The pagan origins of Valentine's Day, the feast of lovers, were wild and uninhibited. The highlight of the feast was when the matrons let themselves be whipped by a group of naked young men. Then came a pope who christianized the feast with the saint, or rather with 3 saints.
Valentine Day origin, feast of lovers, is older than we think. The tradition, in fact, dates back to Roman times, in 496 A.D. It all started when pope Gelasio I wanted to put an end to lupercalia, the ancient pagan rites dedicated to the god of fertility Luperco.
These rites took place on 15 February and included wild festivities. As a result, they were openly at odds with the morality and the idea of love of Christians.
A Strange Ritual
The highlight of the feast was when the matrons let themselves be whipped by a group of naked young men.
By doing so, they paid homage and thanked Luperco. Even the pregnant women willingly submitted themselves to the ritual. This is because they believed that it would be good for the birth of the child.
To ease the pain, it was enough to admire the bodies of the young men. In fact, they made their way completely naked or, at most, with a skirt of skin tight around their hips. To “baptize” the feast of love, Pope Gelasio I decided to move it to the previous day, dedicated to Saint Valentine. Consequently, he became in a way the protector of lovers.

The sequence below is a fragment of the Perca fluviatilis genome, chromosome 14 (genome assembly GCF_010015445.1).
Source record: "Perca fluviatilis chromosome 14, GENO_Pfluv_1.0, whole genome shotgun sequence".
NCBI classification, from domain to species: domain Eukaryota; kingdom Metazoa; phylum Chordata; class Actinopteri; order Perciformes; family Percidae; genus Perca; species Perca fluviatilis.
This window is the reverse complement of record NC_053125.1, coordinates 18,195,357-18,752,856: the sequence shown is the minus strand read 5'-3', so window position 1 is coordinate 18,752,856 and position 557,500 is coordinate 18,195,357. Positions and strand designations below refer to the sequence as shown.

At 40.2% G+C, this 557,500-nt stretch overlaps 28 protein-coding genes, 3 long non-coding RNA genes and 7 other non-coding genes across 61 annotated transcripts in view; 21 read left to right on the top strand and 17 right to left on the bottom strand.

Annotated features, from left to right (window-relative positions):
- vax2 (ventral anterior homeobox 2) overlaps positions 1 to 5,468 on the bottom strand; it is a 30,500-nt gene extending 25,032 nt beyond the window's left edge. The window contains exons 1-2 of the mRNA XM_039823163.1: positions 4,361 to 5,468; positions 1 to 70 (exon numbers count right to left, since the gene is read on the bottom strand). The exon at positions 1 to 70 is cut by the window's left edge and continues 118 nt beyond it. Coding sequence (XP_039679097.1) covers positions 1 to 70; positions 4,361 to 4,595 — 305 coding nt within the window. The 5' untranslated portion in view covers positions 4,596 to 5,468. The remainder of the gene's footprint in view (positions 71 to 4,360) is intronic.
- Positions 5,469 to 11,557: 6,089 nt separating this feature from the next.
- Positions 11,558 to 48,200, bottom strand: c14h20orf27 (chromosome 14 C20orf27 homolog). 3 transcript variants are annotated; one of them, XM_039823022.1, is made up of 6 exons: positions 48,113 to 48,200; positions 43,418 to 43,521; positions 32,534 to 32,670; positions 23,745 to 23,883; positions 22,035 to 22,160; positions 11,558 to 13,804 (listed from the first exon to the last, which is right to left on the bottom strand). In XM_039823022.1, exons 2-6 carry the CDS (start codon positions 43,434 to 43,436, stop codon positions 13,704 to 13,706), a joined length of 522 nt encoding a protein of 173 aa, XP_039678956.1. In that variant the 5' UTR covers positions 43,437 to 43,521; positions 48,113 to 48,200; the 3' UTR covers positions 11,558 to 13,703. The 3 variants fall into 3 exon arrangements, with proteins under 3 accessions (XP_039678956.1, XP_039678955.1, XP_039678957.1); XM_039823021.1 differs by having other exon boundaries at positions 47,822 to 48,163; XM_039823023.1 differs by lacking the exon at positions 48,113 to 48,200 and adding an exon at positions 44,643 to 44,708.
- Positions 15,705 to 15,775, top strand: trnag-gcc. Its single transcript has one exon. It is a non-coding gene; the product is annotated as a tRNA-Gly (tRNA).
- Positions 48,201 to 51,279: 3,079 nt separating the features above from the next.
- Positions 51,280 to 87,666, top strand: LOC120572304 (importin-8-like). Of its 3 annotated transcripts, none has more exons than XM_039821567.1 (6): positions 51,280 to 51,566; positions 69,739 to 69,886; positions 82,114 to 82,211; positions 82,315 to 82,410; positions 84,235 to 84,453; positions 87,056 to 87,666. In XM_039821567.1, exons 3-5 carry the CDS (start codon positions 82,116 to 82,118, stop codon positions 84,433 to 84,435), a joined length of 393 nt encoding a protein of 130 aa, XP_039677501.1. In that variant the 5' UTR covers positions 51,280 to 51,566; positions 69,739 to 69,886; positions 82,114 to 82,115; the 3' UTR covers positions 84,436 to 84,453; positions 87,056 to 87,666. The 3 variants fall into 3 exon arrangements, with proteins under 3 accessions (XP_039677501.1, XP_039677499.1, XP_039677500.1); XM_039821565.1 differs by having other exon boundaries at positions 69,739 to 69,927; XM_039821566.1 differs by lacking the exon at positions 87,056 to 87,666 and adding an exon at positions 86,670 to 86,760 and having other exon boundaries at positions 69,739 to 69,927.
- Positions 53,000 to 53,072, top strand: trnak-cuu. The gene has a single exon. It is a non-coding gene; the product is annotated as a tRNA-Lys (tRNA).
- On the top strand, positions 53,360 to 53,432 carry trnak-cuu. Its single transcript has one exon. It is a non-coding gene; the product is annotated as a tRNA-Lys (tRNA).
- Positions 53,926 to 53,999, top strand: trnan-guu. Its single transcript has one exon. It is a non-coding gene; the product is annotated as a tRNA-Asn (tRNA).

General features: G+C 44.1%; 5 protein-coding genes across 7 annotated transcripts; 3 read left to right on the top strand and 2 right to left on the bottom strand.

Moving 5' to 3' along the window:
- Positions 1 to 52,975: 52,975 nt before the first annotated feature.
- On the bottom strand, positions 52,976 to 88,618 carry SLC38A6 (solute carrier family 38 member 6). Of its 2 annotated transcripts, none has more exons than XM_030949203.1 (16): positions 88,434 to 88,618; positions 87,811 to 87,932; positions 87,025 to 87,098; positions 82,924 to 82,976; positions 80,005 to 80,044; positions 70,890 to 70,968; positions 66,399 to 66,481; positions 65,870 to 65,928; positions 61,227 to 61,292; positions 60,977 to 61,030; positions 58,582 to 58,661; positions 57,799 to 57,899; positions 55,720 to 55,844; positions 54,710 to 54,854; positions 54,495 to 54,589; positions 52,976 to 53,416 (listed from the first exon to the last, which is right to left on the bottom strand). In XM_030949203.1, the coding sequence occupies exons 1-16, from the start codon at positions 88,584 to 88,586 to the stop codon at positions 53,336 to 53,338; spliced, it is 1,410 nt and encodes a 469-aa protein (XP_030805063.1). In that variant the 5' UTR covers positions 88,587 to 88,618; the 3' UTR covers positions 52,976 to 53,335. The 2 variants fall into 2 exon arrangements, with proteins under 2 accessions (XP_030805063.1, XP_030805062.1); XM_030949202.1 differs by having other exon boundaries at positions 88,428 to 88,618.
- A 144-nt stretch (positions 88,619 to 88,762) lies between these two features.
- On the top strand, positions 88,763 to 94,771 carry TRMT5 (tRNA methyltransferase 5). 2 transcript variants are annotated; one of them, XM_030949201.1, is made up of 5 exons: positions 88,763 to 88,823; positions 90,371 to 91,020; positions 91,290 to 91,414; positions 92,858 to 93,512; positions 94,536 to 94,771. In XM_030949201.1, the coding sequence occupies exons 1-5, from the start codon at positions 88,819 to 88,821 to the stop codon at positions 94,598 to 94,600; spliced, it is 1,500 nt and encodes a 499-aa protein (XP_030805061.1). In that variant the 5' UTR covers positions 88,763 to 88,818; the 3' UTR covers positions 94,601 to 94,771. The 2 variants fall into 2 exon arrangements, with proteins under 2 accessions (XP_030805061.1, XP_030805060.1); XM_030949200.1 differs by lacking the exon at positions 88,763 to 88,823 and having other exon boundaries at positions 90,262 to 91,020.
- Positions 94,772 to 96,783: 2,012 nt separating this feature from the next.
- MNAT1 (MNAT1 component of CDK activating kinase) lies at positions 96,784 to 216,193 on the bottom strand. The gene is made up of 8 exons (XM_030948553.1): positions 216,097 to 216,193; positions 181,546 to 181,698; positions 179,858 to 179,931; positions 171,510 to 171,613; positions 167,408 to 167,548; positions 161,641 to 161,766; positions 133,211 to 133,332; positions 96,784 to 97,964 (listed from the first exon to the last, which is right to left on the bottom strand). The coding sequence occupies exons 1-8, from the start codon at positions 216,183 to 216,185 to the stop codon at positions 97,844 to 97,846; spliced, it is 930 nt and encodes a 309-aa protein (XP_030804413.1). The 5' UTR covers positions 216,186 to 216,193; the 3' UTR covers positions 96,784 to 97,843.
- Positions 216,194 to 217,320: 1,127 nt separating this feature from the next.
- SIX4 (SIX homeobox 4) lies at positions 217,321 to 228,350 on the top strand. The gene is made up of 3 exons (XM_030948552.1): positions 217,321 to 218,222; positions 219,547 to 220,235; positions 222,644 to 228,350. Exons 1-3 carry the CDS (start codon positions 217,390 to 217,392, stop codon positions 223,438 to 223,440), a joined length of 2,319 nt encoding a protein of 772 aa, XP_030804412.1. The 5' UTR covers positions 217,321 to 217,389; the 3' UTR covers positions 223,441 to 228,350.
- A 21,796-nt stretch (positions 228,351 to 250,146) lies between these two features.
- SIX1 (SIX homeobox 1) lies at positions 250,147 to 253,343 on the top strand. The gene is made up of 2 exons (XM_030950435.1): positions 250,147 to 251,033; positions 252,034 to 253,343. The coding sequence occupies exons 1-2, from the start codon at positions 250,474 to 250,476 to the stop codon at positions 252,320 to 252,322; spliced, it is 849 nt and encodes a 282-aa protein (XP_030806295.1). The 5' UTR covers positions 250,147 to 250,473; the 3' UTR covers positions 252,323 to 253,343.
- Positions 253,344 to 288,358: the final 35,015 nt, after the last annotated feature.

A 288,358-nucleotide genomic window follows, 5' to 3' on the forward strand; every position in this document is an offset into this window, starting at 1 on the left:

Valentine Day Origin: How Many Saints Are There?
There are, however, many saints named Valentine. Aside from the fact that they were all martyrs, we don’t know much about them. In any case, two are the most famous.
The first, born in Interamna in 176, protected lovers, guided them towards marriage and encouraged them to bring children into the world. Religious literature describes the saint as a healer of epileptics and defender of love stories. This is especially true for unhappy love stories. According to tradition, in fact, he made peace between two lovers who were fighting, offering them a rose.
The second, instead, died in Rome on February 14, 274, beheaded. According to some sources it would be the bishop of Terni himself. For others he would be another Christian martyr. For others, he would never have existed.
In any case, according to legend, Valentine would have been executed because he had celebrated the marriage between the Christian Serapia and the Roman legionary Sabinus, who was instead pagan. The ceremony took place quickly, because the young woman was ill. And the couple died, together, just as Valentine blessed them.
Valentine Day Origin in Literature
Actually the merit of having consecrated Valentine as the saint of love is by Geoffrey Chaucer, the author of the Canterbury Tales. At the end of the 14th century he wrote – in honor of the wedding between Richard II and Anne of Bohemia – The Parliament of Fowls. In this poem in 700 verses he associated Cupid with Valentine‘s Day.